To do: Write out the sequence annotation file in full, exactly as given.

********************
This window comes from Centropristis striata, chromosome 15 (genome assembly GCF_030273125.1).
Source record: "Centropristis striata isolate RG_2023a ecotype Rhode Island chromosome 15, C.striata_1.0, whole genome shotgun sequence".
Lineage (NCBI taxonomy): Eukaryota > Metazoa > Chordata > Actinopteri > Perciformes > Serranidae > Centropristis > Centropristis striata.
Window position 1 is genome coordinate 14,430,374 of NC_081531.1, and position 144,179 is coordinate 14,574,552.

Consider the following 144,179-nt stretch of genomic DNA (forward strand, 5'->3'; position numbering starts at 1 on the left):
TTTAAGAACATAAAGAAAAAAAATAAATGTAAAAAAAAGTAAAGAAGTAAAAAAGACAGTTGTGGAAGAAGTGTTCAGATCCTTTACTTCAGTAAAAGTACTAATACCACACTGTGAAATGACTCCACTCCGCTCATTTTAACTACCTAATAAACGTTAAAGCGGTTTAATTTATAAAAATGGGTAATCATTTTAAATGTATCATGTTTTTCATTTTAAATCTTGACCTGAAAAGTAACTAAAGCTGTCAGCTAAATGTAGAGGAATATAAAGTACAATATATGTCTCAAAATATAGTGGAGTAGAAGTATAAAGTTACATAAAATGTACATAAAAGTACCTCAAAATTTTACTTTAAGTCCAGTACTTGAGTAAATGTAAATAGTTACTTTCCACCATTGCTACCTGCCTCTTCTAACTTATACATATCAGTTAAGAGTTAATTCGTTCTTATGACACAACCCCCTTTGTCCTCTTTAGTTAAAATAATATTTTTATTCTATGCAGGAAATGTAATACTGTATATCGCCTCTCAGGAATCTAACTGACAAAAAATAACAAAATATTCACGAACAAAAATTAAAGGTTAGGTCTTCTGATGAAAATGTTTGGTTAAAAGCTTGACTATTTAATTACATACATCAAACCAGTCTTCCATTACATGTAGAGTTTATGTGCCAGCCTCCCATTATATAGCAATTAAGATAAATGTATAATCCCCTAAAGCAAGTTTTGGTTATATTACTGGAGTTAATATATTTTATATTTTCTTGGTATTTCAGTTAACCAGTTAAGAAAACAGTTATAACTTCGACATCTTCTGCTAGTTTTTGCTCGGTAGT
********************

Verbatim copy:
This window comes from Centropristis striata, chromosome 15 (genome assembly GCF_030273125.1).
Source record: "Centropristis striata isolate RG_2023a ecotype Rhode Island chromosome 15, C.striata_1.0, whole genome shotgun sequence".
Lineage (NCBI taxonomy): Eukaryota > Metazoa > Chordata > Actinopteri > Perciformes > Serranidae > Centropristis > Centropristis striata.
Window position 1 is genome coordinate 14,430,374 of NC_081531.1, and position 144,179 is coordinate 14,574,552.

Consider the following 144,179-nt stretch of genomic DNA (forward strand, 5'->3'; position numbering starts at 1 on the left):
TTTAAGAACATAAAGAAAAAAAATAAATGTAAAAAAAAGTAAAGAAGTAAAAAAGACAGTTGTGGAAGAAGTGTTCAGATCCTTTACTTCAGTAAAAGTACTAATACCACACTGTGAAATGACTCCACTCCGCTCATTTTAACTACCTAATAAACGTTAAAGCGGTTTAATTTATAAAAATGGGTAATCATTTTAAATGTATCATGTTTTTCATTTTAAATCTTGACCTGAAAAGTAACTAAAGCTGTCAGCTAAATGTAGAGGAATATAAAGTACAATATATGTCTCAAAATATAGTGGAGTAGAAGTATAAAGTTACATAAAATGTACATAAAAGTACCTCAAAATTTTACTTTAAGTCCAGTACTTGAGTAAATGTAAATAGTTACTTTCCACCATTGCTACCTGCCTCTTCTAACTTATACATATCAGTTAAGAGTTAATTCGTTCTTATGACACAACCCCCTTTGTCCTCTTTAGTTAAAATAATATTTTTATTCTATGCAGGAAATGTAATACTGTATATCGCCTCTCAGGAATCTAACTGACAAAAAATAACAAAATATTCACGAACAAAAATTAAAGGTTAGGTCTTCTGATGAAAATGTTTGGTTAAAAGCTTGACTATTTAATTACATACATCAAACCAGTCTTCCATTACATGTAGAGTTTATGTGCCAGCCTCCCATTATATAGCAATTAAGATAAATGTATAATCCCCTAAAGCAAGTTTTGGTTATATTACTGGAGTTAATATATTTTATATTTTCTTGGTATTTCAGTTAACCAGTTAAGAAAACAGTTATAACTTCGACATCTTCTGCTAGTTTTTGCTCGGTAGT